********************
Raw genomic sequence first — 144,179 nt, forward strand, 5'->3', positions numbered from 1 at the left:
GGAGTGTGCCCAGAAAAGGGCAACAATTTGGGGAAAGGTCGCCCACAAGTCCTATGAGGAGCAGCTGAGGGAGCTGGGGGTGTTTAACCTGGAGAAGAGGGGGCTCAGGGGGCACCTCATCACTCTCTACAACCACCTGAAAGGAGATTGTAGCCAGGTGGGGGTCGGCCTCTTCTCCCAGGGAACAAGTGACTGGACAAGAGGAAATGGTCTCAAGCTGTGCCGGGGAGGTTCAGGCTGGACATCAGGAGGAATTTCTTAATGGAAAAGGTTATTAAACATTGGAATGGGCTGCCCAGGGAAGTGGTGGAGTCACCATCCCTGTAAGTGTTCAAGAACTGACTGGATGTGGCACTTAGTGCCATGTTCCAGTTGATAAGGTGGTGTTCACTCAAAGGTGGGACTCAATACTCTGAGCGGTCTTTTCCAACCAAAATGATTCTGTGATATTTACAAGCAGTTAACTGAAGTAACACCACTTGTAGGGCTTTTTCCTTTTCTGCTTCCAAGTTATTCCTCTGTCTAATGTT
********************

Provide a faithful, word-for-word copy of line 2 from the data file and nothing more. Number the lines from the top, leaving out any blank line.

GGAGTGTGCCCAGAAAAGGGCAACAATTTGGGGAAAGGTCGCCCACAAGTCCTATGAGGAGCAGCTGAGGGAGCTGGGGGTGTTTAACCTGGAGAAGAGGGGGCTCAGGGGGCACCTCATCACTCTCTACAACCACCTGAAAGGAGATTGTAGCCAGGTGGGGGTCGGCCTCTTCTCCCAGGGAACAAGTGACTGGACAAGAGGAAATGGTCTCAAGCTGTGCCGGGGAGGTTCAGGCTGGACATCAGGAGGAATTTCTTAATGGAAAAGGTTATTAAACATTGGAATGGGCTGCCCAGGGAAGTGGTGGAGTCACCATCCCTGTAAGTGTTCAAGAACTGACTGGATGTGGCACTTAGTGCCATGTTCCAGTTGATAAGGTGGTGTTCACTCAAAGGTGGGACTCAATACTCTGAGCGGTCTTTTCCAACCAAAATGATTCTGTGATATTTACAAGCAGTTAACTGAAGTAACACCACTTGTAGGGCTTTTTCCTTTTCTGCTTCCAAGTTATTCCTCTGTCTAATGTT